IIT Guwahati students develop low-cost intubation boxes

IIT Guwahati students' venture develops low-cost intubation boxes to shield doctors against COVID-19

IIT Guwahati students' venture has designed low-cost intubation boxes that promise to obstruct the flow of virus-laden droplets from COVID-19 positive persons to doctors, thereby reducing the chances of their infection.

The device will function as an aerosol obstruction box which is placed atop the patient bed on the head-side, limiting the flow of droplets from the patient to the doctor, especially during the process of intubation.

"As in the case of COVID-19, patients develop respiratory failure thus requiring assistance in the form of endotracheal intubation. Given the nature of this process, healthcare providers are at risk of contracting the virus via droplets either exhaled or coughed out by the patient," said a statement issued by IIT Guwahati on Thursday. 

It said the device was inspired by the design of Dr. Hsien Yung Lai, an anesthesiologist from Taiwan.

The box has been developed and designed by Mitochondrial, a student venture for medical innovation mentored by S. Kanagaraj and Sajan Kapil of the department of Mechanical Engineering. It is a low-cost alternative to intubation boxes and is easier to manufacture and deliver amid the lockdown. The projected cost of a box is about Rs. 2,000, which is significantly lower than alternatives, it said.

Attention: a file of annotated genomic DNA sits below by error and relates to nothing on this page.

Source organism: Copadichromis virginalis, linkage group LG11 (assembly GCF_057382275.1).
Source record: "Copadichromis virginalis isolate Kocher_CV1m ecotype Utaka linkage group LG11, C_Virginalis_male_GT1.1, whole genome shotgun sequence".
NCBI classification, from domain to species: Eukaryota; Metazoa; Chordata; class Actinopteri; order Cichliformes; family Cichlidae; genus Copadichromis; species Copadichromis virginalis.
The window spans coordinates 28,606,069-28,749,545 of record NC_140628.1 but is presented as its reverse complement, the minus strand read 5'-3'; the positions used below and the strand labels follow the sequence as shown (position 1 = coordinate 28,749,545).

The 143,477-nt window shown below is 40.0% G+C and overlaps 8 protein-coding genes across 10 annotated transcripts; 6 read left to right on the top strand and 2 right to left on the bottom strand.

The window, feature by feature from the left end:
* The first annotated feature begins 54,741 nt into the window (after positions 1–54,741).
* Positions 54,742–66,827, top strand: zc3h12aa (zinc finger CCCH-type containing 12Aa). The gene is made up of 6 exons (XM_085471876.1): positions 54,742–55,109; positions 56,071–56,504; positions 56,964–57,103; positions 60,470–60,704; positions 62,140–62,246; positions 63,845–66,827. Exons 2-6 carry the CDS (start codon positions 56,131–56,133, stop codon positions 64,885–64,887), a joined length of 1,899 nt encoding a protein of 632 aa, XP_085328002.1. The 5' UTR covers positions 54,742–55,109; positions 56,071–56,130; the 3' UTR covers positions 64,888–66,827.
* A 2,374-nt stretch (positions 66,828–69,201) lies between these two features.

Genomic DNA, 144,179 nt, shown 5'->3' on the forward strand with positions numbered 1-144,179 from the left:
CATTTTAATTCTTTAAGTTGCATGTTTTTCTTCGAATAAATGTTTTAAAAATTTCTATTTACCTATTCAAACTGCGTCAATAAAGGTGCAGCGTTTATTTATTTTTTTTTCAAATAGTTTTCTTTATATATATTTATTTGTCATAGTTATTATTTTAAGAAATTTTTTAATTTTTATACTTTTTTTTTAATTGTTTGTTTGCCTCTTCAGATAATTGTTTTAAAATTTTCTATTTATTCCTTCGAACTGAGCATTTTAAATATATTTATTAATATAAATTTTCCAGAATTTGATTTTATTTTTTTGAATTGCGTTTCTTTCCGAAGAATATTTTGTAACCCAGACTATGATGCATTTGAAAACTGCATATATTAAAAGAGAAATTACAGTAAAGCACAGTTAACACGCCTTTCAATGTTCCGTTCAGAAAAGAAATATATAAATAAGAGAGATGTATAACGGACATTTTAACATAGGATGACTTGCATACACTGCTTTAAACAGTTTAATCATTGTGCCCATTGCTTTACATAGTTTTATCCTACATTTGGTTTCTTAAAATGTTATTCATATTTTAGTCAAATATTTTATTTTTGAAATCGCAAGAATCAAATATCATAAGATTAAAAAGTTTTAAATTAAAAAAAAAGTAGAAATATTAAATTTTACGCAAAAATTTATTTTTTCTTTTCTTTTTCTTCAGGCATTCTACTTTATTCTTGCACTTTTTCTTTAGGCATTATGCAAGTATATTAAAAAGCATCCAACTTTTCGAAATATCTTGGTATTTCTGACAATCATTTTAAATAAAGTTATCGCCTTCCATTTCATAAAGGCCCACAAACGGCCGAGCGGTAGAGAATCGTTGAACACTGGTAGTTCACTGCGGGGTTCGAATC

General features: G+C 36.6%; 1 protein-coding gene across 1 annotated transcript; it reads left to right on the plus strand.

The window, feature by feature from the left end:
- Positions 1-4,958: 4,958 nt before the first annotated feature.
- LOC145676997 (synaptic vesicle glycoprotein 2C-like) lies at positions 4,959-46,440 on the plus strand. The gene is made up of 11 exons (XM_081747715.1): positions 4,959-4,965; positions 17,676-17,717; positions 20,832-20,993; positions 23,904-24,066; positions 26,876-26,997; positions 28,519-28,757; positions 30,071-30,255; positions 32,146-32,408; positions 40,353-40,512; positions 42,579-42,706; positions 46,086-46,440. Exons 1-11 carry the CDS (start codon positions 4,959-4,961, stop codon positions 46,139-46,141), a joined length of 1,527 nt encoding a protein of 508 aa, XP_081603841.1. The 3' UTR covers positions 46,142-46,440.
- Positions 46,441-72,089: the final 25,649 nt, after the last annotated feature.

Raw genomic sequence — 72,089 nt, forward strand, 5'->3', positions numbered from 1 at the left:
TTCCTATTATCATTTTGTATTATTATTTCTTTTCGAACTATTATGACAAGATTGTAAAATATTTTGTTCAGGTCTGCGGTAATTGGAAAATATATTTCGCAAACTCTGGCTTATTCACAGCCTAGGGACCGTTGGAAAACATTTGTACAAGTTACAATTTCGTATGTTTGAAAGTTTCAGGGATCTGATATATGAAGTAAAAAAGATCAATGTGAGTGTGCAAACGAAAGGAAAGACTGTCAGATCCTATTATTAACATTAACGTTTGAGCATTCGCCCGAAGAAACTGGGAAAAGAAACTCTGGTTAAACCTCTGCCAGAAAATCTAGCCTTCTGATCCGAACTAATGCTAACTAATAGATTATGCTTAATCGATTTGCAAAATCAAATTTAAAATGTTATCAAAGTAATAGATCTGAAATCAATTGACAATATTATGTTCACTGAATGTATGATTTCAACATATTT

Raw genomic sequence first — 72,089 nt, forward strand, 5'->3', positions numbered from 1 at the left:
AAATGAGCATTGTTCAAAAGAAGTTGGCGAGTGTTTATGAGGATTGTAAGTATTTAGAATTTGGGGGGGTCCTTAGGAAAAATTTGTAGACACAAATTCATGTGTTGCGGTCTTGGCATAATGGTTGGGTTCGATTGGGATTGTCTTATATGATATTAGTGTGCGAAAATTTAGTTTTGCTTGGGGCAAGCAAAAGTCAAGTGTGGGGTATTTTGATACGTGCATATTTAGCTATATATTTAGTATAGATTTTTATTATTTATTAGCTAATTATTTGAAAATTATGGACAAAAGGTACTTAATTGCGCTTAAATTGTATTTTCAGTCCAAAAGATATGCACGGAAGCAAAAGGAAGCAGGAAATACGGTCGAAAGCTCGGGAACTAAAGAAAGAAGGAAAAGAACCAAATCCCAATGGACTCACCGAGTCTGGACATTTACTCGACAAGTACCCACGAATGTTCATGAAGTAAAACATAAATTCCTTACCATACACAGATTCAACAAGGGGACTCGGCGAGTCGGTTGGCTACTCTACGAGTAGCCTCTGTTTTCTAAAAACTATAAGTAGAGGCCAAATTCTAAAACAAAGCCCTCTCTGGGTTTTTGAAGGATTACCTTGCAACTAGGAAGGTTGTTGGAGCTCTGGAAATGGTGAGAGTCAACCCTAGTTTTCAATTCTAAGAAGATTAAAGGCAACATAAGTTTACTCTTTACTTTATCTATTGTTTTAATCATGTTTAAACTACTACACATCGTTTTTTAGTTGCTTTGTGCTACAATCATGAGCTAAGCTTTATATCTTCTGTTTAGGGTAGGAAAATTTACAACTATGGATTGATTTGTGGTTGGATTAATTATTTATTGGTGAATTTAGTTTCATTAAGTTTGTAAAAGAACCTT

The team has received assistance from the DRDO for prototyping and testing at the Solid State Physics Laboratory, New Delhi. 

As opposed to other PPEs, this box works effectively for multiple doctors and nurses serving the patient. While the transparent material allows visual access to the head of the patient inside, the arm-holes on the box allow for the care-provider to perform any necessary tasks including intubation and extubation, which are both processes known to be cough inducing. Further, the boxes are reusable, as they may be cleaned thoroughly with 70% alcohol or bleach, to allow use for the next patient, the statement said.

"We feel that it is our responsibility to contribute to this fight against a global pandemic," Umang Mathur said.

The primary prototype of the design has been completed at DRDO, New Delhi, and the box is being reviewed in the field in major COVID-19 care centres, such as AIIMS, New Delhi.  Based on the feedback, the design will be further optimised for improved efficacy, before the first batch is manufactured in Gurgaon, Haryana, it said.

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